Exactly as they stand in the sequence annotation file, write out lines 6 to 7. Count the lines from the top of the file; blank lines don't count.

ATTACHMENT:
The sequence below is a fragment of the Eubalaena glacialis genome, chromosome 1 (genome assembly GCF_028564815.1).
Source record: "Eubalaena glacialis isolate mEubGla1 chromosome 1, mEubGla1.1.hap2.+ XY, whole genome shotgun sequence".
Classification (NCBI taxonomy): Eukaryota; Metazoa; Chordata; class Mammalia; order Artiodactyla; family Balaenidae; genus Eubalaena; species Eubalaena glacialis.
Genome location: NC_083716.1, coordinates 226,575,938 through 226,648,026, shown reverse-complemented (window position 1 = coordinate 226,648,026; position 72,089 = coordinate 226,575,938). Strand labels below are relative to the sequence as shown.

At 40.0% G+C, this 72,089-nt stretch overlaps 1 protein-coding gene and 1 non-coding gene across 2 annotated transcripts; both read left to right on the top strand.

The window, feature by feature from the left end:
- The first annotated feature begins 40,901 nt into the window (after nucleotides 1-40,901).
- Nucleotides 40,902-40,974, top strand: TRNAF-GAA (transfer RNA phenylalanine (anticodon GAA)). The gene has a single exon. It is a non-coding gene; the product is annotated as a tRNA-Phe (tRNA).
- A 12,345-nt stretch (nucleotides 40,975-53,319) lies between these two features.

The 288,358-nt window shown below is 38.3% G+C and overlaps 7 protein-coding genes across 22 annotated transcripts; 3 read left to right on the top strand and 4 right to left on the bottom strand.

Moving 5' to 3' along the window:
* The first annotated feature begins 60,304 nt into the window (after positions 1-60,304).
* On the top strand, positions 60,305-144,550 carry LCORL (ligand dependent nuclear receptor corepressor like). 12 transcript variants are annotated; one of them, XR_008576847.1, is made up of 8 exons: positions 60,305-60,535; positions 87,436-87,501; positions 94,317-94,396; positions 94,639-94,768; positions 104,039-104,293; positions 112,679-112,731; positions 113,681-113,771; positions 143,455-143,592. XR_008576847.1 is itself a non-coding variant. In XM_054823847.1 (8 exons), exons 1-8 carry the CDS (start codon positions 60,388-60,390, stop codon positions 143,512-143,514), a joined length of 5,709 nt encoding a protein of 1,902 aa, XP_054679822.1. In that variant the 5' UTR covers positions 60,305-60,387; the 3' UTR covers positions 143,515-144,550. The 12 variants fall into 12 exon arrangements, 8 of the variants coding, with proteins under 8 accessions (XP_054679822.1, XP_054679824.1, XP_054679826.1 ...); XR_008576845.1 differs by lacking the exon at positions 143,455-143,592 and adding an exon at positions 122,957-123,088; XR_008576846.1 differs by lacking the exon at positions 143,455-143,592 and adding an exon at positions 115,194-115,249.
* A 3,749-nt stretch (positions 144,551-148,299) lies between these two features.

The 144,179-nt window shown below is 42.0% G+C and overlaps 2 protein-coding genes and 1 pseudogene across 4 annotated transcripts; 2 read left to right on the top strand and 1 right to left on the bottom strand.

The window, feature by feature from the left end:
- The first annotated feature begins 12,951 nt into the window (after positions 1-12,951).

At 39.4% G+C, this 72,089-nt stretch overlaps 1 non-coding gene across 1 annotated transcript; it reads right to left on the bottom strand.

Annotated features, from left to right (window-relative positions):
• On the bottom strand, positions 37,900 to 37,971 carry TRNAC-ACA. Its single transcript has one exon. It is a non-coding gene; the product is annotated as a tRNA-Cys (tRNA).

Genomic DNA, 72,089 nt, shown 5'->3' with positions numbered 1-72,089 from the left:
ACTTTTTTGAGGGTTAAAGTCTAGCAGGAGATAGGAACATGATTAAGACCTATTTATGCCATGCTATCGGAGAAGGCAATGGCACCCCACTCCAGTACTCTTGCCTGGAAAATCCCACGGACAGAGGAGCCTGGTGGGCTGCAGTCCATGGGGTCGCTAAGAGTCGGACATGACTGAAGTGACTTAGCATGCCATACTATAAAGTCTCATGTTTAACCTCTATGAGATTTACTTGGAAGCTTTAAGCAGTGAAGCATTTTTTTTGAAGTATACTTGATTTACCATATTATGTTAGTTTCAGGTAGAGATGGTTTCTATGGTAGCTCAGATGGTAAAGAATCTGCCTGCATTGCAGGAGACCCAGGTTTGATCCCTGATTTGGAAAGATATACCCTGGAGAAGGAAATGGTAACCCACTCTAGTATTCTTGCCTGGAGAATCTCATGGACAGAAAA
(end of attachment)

The window, feature by feature from the left end:
- The first annotated feature begins 40,901 nt into the window (after nucleotides 1-40,901).